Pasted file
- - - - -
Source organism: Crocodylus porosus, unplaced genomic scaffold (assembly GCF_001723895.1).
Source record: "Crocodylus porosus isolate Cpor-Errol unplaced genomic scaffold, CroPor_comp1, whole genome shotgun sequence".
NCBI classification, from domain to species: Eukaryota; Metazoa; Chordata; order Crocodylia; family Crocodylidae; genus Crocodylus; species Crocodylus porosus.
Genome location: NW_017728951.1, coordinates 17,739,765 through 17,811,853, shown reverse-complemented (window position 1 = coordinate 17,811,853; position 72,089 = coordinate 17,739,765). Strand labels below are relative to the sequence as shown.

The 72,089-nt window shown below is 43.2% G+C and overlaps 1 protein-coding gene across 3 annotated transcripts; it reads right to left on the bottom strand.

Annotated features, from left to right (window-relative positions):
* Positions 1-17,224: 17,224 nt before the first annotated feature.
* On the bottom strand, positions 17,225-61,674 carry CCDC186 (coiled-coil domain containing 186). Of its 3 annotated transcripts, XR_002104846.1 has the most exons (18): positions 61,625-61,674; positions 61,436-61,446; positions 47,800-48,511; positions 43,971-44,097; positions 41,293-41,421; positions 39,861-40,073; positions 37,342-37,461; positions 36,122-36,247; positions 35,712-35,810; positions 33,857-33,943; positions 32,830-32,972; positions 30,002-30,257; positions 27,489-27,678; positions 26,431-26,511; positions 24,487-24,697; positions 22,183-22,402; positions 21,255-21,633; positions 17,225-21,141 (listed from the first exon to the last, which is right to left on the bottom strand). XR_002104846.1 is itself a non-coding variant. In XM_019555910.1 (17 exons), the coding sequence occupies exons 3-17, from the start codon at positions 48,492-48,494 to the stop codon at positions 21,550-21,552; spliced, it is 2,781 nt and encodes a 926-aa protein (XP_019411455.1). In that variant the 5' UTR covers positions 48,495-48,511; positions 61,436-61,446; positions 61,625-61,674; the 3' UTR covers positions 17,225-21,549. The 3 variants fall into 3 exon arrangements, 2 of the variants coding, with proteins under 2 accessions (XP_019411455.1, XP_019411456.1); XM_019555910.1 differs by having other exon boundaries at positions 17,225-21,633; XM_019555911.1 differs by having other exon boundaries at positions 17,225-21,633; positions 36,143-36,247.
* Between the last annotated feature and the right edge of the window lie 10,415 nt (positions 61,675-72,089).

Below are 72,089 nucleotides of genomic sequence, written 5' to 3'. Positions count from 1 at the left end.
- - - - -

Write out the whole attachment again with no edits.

Source organism: Crocodylus porosus, unplaced genomic scaffold (assembly GCF_001723895.1).
Source record: "Crocodylus porosus isolate Cpor-Errol unplaced genomic scaffold, CroPor_comp1, whole genome shotgun sequence".
NCBI classification, from domain to species: Eukaryota; Metazoa; Chordata; order Crocodylia; family Crocodylidae; genus Crocodylus; species Crocodylus porosus.
Genome location: NW_017728951.1, coordinates 17,739,765 through 17,811,853, shown reverse-complemented (window position 1 = coordinate 17,811,853; position 72,089 = coordinate 17,739,765). Strand labels below are relative to the sequence as shown.

The 72,089-nt window shown below is 43.2% G+C and overlaps 1 protein-coding gene across 3 annotated transcripts; it reads right to left on the bottom strand.

Annotated features, from left to right (window-relative positions):
* Positions 1-17,224: 17,224 nt before the first annotated feature.
* On the bottom strand, positions 17,225-61,674 carry CCDC186 (coiled-coil domain containing 186). Of its 3 annotated transcripts, XR_002104846.1 has the most exons (18): positions 61,625-61,674; positions 61,436-61,446; positions 47,800-48,511; positions 43,971-44,097; positions 41,293-41,421; positions 39,861-40,073; positions 37,342-37,461; positions 36,122-36,247; positions 35,712-35,810; positions 33,857-33,943; positions 32,830-32,972; positions 30,002-30,257; positions 27,489-27,678; positions 26,431-26,511; positions 24,487-24,697; positions 22,183-22,402; positions 21,255-21,633; positions 17,225-21,141 (listed from the first exon to the last, which is right to left on the bottom strand). XR_002104846.1 is itself a non-coding variant. In XM_019555910.1 (17 exons), the coding sequence occupies exons 3-17, from the start codon at positions 48,492-48,494 to the stop codon at positions 21,550-21,552; spliced, it is 2,781 nt and encodes a 926-aa protein (XP_019411455.1). In that variant the 5' UTR covers positions 48,495-48,511; positions 61,436-61,446; positions 61,625-61,674; the 3' UTR covers positions 17,225-21,549. The 3 variants fall into 3 exon arrangements, 2 of the variants coding, with proteins under 2 accessions (XP_019411455.1, XP_019411456.1); XM_019555910.1 differs by having other exon boundaries at positions 17,225-21,633; XM_019555911.1 differs by having other exon boundaries at positions 17,225-21,633; positions 36,143-36,247.
* Between the last annotated feature and the right edge of the window lie 10,415 nt (positions 61,675-72,089).

Below are 72,089 nucleotides of genomic sequence, written 5' to 3'. Positions count from 1 at the left end.